No question – your heart is a crucial organ. And arrhythmia causes your heart to beat too quickly, too slowly or erratically. Hijacking your heart’s vital rhythm and pumping function can have serious consequences. So arrhythmia matters.
Here are just two scenarios resulting from arrhythmia:
When the heart beats too fast
Tachycardia is when your heart beats too fast. In adults, that’s generally more than 100 beats per minute. It can last just seconds or for minutes or hours.
Some ventricular tachycardias can be tolerated without serious results. But if the ventricles (the heart’s lower chambers) quiver during tachycardia, that can interfere with the heart’s ability to pump blood. An abrupt loss of heart function, or sudden cardiac arrest, can result, which is a medical emergency. Without immediate treatment, organ damage, organ failure and even death are likely.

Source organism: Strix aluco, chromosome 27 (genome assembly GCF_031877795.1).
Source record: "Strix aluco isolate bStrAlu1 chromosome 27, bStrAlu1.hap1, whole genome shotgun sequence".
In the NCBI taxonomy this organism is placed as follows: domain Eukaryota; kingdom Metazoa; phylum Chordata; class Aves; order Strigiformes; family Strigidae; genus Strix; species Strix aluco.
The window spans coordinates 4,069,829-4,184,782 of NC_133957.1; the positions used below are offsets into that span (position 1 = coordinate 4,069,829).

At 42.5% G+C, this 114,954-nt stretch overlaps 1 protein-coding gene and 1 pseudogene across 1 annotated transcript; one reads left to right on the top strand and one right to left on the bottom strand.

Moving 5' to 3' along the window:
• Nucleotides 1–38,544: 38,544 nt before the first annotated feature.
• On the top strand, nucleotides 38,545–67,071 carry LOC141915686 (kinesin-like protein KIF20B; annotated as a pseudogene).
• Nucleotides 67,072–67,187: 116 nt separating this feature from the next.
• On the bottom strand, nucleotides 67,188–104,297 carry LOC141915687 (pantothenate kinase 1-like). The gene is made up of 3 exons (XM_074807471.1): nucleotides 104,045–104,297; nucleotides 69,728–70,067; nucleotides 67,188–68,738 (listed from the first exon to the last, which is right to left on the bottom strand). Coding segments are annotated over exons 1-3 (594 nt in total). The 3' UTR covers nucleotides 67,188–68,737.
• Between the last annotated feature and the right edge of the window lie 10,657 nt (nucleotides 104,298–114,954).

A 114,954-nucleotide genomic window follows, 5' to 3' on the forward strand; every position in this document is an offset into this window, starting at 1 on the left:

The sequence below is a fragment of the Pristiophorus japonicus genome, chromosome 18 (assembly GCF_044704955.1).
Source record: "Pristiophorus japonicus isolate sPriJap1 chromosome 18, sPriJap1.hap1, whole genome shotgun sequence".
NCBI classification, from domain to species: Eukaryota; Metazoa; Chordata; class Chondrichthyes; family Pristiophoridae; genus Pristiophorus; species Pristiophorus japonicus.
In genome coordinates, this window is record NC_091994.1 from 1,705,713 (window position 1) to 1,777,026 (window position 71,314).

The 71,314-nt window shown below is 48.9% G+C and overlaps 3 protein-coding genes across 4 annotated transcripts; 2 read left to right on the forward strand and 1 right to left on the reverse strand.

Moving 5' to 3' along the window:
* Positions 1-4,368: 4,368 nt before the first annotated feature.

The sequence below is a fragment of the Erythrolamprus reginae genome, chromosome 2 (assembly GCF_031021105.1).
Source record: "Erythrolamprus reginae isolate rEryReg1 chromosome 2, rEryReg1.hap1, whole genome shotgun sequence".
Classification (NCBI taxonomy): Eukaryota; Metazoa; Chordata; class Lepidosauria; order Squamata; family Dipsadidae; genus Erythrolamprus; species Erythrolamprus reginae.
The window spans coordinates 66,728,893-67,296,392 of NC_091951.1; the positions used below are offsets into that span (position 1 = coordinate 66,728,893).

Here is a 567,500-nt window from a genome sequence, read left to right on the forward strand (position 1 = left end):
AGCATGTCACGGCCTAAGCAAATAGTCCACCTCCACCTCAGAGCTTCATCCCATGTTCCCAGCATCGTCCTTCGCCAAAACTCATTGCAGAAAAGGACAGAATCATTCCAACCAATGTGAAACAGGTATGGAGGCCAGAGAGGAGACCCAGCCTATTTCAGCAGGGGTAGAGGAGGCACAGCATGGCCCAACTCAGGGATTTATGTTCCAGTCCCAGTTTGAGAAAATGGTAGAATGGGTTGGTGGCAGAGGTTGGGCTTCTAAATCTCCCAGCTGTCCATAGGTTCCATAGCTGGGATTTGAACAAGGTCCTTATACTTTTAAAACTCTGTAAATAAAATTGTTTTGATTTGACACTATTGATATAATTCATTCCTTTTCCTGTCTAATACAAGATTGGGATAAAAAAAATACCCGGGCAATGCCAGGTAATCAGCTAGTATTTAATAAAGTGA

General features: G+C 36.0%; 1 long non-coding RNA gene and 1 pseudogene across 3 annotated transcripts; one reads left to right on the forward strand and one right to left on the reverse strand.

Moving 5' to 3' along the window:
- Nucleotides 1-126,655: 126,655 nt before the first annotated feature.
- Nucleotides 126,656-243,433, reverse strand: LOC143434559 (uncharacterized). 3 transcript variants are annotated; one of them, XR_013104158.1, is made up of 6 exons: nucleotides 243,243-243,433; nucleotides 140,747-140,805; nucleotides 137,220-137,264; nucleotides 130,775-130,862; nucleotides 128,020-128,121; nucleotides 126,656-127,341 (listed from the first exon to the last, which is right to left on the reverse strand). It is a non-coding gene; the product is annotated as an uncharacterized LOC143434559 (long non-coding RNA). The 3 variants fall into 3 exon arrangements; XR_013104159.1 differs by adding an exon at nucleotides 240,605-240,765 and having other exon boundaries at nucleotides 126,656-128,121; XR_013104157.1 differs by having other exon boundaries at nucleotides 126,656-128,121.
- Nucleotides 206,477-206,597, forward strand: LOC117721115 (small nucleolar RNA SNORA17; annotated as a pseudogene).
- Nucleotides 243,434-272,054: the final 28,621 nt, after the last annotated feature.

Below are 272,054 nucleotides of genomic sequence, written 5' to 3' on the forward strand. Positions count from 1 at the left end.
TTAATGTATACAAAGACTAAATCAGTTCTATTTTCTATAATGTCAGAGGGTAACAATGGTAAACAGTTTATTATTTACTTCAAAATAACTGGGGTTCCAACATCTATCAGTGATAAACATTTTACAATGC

When the heart beats irregularly
Atrial fibrillation (AFib or AF) causes your heart to beat irregularly.
When you have AFib, an abnormal electrical signal keeps the heart’s chambers from pumping in a synchronized way. This incomplete cycle allows blood to pool in the atria (the heart’s upper chambers). When blood pools, clots can form.
If one of these blood clots leaves the heart and travels toward the brain, it can block a vital artery. This prevents oxygen from reaching the brain via the bloodstream. This causes a stroke. Deprived of nourishment, the affected brain tissue starts to die.
Stroke can be devastating because the parts of the body controlled by the damaged parts of the brain are affected as well. These disabilities are often permanent, because damaged or dead brain cells aren’t replaced.
There are two types of strokes. Ischemic stroke is caused by a blocked blood vessel to the brain. Hemorrhagic stroke is caused by a ruptured blood vessel, which allows blood to escape into the brain tissue.
The good news is, many treatment options for AFib can reduce your risk of stroke.
Clearly, any type of arrhythmia matters. So it’s important to understand your risk.